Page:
Students from Sydney Catholic Schools (SCS) schools have had the rare opportunity to get up close and personal with one of Australia’s biggest icons … the koala!
Students learning about wildlife conservation.
Eight SCS students visited Taronga Zoo where they met Baxter the Koala and some of his native friends.
They also got to speak with zoo keepers about koalas and the innovative conservation projects they are undertaking as part of SCS’ first Project Koala program.
“The koala is such an iconic Australian animal but there are very few natural habitats in NSW, so many students have never seen a koala in person before,” said Taronga Zoo’s education officer, Georgina Cairns, who is currently seconded to the zoo from SCS.
“Having students come to the zoo helps them to create a sense of empathy and a connection with the animals and gives them a better understanding of the importance of wildlife conservation.”
One of Taronga Zoo’s many in-situ education programs, Project Koala aims to get students to engage their local community to take action to help care for our koalas which, researchers estimate, are on track to be extinct as early as 2050 without significant ecological changes.
SCS’ participating schools are:
Throughout 2020 zoo staff, with assistance from SCS teachers, have guided students in Year 3 to 10 to come up with a STEM (science, technology, engineering and maths) based conservation solution to assist with the ongoing survival of koalas.
This builds on SCS’ authentic inquiry-based learning approach which sees students empathise with a real-world problem, define the issue, brainstorm solutions, design and test a prototype.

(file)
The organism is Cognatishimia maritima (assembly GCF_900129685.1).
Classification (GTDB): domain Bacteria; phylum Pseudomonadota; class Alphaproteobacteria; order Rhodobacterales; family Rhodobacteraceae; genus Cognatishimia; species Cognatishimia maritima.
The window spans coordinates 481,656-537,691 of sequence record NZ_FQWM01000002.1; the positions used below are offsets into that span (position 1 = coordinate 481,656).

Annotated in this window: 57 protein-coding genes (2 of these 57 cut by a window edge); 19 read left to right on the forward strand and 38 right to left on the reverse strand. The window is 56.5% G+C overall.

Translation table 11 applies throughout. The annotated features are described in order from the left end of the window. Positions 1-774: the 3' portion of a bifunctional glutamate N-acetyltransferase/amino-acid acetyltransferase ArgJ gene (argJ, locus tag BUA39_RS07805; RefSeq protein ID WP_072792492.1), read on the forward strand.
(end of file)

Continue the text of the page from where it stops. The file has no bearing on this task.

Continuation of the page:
“The solution could be a technological innovation, an invention, a device, an empowering community education message or even an inspirational behaviour change campaign,” Ms Cairns said.
Zac Zieba from St Joseph’s Como, for example, came with a design for a t-shirt which he’s been selling in his local shopping centre to raise money for the Australian Koala Foundation.
Students from St Michael’s Daceyville.
Ms Cairns said programs such as Project Koala provide students with the opportunity to be innovative and collaborative problem solvers, who are making the world a better place.
Throughout the project, SCS students spoke with zoo experts – including wildlife conservation officer, Dr Phoebe Meager, and community experts from Campbelltown City Council – to learn about ways to support their conservation efforts.
The council also donated seeds to the schools in Project Koala for students to propagate.
Students will either plant the seeds in their schools to create safe habitats for koalas and other native animals, or return the propagated seeds to Campbelltown City Council to plant in popular koala areas.
SCS’ Global Capabilities Education Officer, Roslyn Mahrous, said this new partnership with Taronga Zoo has highlighted the calibre of creativity, innovation and collaboration of our very talented Sydney Catholic schools including their “expression of empathy in rising to the call to be stewards of God’s creation.”
A new group of SCS schools and students will participate in Project Koala in 2021.